The award-winning British writer/director Ben Wheatley responsible for some excellent edgy films such as Sightseers and Kill List seemed an odd choice to helm Netflix’s Rebecca. He is valiantly trying to get the message through that his is not an adaption of Hitchcock’s 1940 original that won two Academy Awards including best Picture, It is, he insists, his own adaption (with Kiss Ass scriptwriter Jane Goldman) of Daphne Du Maurier’s original 1938 gothic novel.
Sadly though his very picturesque version that lacks any real sense of conviction and menace will not please either Hitchcock fans or those of Du Maurier. Those who had expected that Wheatley would bring his usual inspired touches of fantasy to this ghost story will be most disappointed. For those cinephiles who dislike Hollywood taking on venerated classics, they will be shaking their heads and chanting ‘we told you so.’
The problem is at the very beginning of the movie when Max (Armie Hammer) meets and falls in love with a Ladies Maid (Lily James) at a swanky hotel on the French Riviera. As likable as these two actors are, they had zero chemistry together making their whirlwind romance just seem totally implausible.
You know that something is amiss when you are so disengaged with the film so all you can focus on is the fact that the multi-millionaire Max wears the same gold linen suit every single day.
He is in fact still wearing it when he arrives back home at Manderley his gorgeous estate in Cornwall with his new bride. Greeted by imposing coterie of staff led by the ferocious self-appointed protector of Manderley, the frightening Mrs Danvers (Kristin Scott Thomas).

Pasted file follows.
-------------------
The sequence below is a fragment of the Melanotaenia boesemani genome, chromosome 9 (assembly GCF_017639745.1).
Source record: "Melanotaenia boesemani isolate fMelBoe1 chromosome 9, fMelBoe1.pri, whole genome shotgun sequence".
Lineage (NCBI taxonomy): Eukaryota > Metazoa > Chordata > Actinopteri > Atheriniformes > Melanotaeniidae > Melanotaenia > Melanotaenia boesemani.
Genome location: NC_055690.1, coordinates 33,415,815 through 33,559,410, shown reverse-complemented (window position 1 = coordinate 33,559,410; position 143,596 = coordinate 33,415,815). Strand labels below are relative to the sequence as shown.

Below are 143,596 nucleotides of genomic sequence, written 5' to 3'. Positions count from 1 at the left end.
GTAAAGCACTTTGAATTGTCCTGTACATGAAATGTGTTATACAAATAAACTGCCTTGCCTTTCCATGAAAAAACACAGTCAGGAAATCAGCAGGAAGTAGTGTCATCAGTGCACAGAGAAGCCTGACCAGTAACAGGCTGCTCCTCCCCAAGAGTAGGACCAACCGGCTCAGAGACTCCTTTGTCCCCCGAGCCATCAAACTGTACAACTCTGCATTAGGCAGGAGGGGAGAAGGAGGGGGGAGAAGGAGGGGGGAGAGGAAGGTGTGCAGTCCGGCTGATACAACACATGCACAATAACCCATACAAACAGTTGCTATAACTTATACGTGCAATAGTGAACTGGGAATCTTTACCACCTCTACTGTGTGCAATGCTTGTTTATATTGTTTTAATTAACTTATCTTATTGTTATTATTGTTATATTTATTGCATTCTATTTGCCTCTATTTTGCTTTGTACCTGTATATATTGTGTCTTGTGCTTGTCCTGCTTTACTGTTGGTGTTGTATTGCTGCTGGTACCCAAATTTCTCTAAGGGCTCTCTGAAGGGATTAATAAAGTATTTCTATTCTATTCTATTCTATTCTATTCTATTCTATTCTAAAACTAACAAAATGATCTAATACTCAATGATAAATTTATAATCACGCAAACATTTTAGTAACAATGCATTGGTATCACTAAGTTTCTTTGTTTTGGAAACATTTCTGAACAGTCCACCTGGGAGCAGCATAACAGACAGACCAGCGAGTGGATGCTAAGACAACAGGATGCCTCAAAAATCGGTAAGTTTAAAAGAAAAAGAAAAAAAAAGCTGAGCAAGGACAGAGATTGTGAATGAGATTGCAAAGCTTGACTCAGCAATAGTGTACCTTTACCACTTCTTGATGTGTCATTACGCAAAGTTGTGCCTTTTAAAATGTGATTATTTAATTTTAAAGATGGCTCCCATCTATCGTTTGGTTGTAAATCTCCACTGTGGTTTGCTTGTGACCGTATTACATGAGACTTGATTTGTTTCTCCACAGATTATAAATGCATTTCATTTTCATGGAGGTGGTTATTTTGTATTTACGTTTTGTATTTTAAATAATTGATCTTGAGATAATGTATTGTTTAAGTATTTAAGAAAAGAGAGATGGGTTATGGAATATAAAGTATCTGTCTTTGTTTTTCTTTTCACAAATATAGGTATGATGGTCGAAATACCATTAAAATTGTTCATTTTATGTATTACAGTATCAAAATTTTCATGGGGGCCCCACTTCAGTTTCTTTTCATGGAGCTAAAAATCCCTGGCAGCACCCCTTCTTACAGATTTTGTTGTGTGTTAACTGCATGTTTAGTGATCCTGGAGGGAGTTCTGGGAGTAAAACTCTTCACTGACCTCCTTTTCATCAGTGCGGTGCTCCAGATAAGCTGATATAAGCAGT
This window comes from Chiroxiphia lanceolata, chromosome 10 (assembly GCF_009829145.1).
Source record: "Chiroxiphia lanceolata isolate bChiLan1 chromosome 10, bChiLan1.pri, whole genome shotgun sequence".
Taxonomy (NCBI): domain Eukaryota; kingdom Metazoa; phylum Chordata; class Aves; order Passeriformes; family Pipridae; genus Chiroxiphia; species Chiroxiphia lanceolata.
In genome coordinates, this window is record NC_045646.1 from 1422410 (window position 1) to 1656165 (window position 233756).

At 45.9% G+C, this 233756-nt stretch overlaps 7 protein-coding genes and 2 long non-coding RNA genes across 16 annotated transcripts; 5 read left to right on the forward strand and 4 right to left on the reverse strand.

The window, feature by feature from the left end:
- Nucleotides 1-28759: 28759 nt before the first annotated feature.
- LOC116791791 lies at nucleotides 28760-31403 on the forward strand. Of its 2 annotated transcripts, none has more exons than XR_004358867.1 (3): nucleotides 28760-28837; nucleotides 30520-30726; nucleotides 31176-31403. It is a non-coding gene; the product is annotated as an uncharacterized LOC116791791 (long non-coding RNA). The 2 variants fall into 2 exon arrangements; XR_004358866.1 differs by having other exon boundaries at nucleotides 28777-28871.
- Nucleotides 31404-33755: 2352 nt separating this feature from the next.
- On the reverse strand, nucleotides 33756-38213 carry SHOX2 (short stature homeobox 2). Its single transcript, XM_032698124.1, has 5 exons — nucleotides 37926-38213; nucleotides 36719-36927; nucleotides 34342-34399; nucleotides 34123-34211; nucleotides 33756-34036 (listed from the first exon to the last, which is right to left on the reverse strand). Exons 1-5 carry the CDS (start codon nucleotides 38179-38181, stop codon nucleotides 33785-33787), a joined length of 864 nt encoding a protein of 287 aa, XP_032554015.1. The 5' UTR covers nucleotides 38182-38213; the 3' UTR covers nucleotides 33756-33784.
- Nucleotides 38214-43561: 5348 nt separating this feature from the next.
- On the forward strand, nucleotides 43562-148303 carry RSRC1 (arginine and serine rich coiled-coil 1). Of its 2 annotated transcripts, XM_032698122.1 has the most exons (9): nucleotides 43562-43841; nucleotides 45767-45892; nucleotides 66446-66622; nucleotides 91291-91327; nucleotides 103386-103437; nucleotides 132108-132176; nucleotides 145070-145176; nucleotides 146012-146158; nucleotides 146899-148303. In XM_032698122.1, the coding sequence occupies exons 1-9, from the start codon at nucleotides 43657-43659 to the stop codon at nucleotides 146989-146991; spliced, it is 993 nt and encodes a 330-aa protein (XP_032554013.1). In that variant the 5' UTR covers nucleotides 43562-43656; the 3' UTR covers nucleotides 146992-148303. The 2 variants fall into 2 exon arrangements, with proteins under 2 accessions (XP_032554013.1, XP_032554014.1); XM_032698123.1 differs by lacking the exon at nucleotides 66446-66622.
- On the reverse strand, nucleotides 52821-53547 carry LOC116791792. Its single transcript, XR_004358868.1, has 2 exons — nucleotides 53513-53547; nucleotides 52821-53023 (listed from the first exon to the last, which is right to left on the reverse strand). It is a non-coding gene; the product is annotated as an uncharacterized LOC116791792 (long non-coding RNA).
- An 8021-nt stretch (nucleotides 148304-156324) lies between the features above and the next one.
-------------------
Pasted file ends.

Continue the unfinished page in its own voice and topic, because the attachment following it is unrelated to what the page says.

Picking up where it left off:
Mrs Danvers in fact has the best one liner in the whole movie when she waste no time throwing shade when the new mistress of the house confesses she’s out of her element: “Oh, I’m sorry, I thought you’d been a lady’s maid.”
Danvers is also the over-zealous guardian of the reputation of Mrs De Winter (Max’s first wife Rebecca) and sets to scare the bejesus out of the new timid inexperienced mistress of house. Whilst Scott Thomas is not really given enough of the right opportunities to be as villainous as we know she could be in this role, she does bring out another dimension that we have never seen in previous incarnations of Mrs Danvers. This time around the the inference of a potential sapphic relationship between her and Rebecca is very obvious, and makes a great deal of sense.
The second part of this lengthy 2 hour movie picks up the pace especially when dead bodies are found and accusations are flying around. However as Max has been absent for so much of the film, this new attempt at playing a happy couple in love is both too little and too late.
Most audiences will probably walk out as the final credits roll as we did muttering, did they really have to burn down Manderley for this?